“One of the most interesting findings in our study is that the human microRNA (very small units of genetic material) found in sickle red cells directly participate in the gene regulation of malaria parasites,” said Dr. Jen-Tsan Chi, M.D., Ph.D., senior author and associate professor in the Duke Institute for Genome Sciences and Policy and Department of Molecular Genetics and Microbiology. “These microRNAs enriched in the sickle red cells reduce the parasite’s ability to propagate, so that certain people stay more protected.”
MicroRNAs are small units of RNA, which come from DNA. MicroRNAs are only 20-25 nucleotides long and help to regulate gene expression.
The scientists also showed that when two different microRNAs were introduced at higher levels in normal red cells, the parasite growth also was decreased.
The findings appear in the journal Cell Host and Microbe.
“This finding should lead to greater understanding of the host-parasite interaction and parasite lifecycle, which may eventually develop into a new approach to therapy for malaria, which up to 500 million people develop each year worldwide,” Chi said.
Every year about 1.5 to 3 million people die from the disease, most of them children, according to the World Health Organization (WHO). Between 1,000 and 2,000 cases occur in the United States.
“I think this work will expand our understanding of the interaction between the malaria parasite and its human host, given that this is a completely new mode of interaction between them, and will give us a far greater understanding of the parasite life cycle,” said lead author Greg LaMonte, a scientist in the Chi laboratory.
The malaria parasites grow in the human red cells, cells that scientists thought lacked any genetic material. Many scientists had looked for the components in sickle cells that could help them resist the parasite, but the Duke researchers found one component by thinking outside of scientific norms.
The Duke team found microRNAs in the red blood cells and showed that their composition is dramatically different in the sickle red blood cells. Counter to what they expected, they showed that these differences directly contribute to the malaria resistance in sickle cell disease.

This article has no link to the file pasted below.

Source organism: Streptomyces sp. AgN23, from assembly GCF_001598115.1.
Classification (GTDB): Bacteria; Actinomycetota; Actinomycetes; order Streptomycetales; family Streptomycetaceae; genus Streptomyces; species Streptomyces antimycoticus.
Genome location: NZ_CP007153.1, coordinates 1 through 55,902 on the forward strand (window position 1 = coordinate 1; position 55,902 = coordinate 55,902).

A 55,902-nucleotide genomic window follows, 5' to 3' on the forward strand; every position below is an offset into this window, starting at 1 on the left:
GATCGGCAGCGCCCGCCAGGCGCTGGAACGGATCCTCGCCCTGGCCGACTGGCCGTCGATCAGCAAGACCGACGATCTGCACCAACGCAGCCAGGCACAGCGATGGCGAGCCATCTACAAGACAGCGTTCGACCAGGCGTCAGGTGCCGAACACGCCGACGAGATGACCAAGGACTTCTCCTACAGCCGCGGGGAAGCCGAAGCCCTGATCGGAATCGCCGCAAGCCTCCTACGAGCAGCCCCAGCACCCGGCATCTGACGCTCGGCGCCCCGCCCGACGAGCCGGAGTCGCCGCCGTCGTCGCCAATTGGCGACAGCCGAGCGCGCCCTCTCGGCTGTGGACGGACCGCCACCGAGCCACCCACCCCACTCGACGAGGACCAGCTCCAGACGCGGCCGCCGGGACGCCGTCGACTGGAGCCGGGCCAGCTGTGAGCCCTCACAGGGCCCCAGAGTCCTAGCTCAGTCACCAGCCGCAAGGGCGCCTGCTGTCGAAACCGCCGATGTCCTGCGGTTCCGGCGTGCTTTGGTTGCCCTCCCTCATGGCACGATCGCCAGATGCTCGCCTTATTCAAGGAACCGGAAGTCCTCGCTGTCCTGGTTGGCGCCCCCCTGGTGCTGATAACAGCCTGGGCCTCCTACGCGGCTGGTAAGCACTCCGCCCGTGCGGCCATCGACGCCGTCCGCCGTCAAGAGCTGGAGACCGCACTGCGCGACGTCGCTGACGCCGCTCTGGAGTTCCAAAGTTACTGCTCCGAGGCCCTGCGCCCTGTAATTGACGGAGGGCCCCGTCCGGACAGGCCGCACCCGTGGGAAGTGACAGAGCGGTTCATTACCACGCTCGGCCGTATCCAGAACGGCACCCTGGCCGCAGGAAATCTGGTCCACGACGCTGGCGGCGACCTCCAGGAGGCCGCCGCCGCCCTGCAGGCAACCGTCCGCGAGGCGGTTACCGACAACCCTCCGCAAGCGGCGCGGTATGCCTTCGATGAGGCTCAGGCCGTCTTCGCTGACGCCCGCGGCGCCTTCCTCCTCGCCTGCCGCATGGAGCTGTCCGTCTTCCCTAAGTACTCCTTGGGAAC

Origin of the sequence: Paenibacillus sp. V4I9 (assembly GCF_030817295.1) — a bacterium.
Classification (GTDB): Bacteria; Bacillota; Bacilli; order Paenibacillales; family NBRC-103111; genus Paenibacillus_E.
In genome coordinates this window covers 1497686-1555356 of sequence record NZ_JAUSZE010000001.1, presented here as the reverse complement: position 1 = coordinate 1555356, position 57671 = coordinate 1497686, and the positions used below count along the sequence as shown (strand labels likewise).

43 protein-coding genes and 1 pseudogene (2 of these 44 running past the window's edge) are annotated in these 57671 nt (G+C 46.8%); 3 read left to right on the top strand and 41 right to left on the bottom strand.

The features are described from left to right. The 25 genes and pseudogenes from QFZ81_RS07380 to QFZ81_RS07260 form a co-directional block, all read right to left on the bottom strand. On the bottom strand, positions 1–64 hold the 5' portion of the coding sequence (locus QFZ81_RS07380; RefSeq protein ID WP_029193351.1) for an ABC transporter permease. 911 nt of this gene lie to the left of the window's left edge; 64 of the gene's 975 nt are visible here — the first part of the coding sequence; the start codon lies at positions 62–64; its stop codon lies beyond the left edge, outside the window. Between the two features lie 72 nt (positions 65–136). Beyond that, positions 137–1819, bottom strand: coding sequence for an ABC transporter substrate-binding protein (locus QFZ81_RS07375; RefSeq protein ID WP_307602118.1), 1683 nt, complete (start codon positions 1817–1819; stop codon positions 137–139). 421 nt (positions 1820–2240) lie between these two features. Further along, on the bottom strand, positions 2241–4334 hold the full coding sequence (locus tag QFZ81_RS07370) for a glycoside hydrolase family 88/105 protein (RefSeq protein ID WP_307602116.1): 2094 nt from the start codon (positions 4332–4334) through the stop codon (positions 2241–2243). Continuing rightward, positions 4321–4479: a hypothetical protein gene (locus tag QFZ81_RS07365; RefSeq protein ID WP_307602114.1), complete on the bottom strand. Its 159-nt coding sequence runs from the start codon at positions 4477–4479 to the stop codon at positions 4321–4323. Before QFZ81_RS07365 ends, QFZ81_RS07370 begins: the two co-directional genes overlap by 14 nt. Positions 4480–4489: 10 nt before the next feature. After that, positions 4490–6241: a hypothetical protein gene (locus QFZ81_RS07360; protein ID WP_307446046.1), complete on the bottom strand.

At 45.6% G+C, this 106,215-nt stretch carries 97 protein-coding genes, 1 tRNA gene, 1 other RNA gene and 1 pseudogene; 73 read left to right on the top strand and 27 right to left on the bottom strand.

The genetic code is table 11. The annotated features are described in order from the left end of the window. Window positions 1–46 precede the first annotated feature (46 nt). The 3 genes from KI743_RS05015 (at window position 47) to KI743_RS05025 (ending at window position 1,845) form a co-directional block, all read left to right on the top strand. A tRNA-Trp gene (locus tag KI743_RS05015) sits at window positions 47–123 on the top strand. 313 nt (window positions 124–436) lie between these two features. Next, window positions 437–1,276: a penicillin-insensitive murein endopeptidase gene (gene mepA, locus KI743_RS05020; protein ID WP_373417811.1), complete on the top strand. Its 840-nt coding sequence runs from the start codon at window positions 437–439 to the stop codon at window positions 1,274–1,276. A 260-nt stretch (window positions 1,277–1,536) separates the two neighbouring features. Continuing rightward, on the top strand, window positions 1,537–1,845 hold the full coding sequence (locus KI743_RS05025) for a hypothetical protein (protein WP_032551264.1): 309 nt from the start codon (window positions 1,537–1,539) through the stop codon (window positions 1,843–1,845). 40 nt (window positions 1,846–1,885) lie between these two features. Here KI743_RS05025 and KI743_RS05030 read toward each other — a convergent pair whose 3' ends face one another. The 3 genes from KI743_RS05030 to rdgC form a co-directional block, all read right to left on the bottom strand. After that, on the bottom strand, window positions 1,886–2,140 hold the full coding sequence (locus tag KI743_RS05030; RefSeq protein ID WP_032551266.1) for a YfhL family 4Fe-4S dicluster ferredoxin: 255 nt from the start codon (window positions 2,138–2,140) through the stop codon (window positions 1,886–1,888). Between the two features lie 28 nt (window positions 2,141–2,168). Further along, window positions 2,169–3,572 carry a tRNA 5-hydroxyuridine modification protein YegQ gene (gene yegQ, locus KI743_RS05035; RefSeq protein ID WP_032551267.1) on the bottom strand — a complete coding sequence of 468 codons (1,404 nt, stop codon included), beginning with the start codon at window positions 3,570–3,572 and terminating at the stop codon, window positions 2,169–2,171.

The scientists also conducted a different experiment that showed blocking these microRNAs (miR-451 and Let-7i is particular) in sickle cells reduced the ability of the cells to protect against malaria.
“If you block the miRNAs, the parasite grows two or three times as well,” Chi said.
Another surprise in this investigation was the presence of a chimera, a fusion of human microRNA with the parasites’ mRNAs.
“We never expected to find this,” Chi said. “The fusion of human and parasite RNA represents a unique form of host-parasite interaction, and may reflect either a novel form of host-cell immunity or a mechanism by which the parasite is able to adapt to the host-cell environment.”
Funding came from the Duke Chancellor’s pilot project fund, the Roche Foundation for Anemia Research, Burroughs Welcome, Doris Duke Charitable Foundation and the National Institutes of Health (grant number NIH R21DK080994).
Other authors included Nisha Philip, Joseph Reardon, Nisha Philip, William Majoros and Lesley Chapman of the Duke Institute for Genome Sciences and Policy; all but Majoros are also part of the Duke Department of Molecular Genetics and Microbiology. Joshua R. Lacsina and Christopher V. Nicchitta are both with the Duke Departments of Cell Biology and Pathology. Courtney D. Thornburg is with the Duke Department of Pediatrics. Marilyn J. Telen is with the Duke Department of Medicine. Uwe Ohler is with the Duke departments of Biostatistics and Bioinformatics, Computer Science, and the IGSP. Timothy Haystead is with the Duke Department of Pharmacology and Cancer Biology. Co-lead author Nisha Philip, formerly of Duke IGSP, is currently at the Wellcome Trust Centre for Molecular Parasitology, University of Glasgow, Glasgow, Scotland.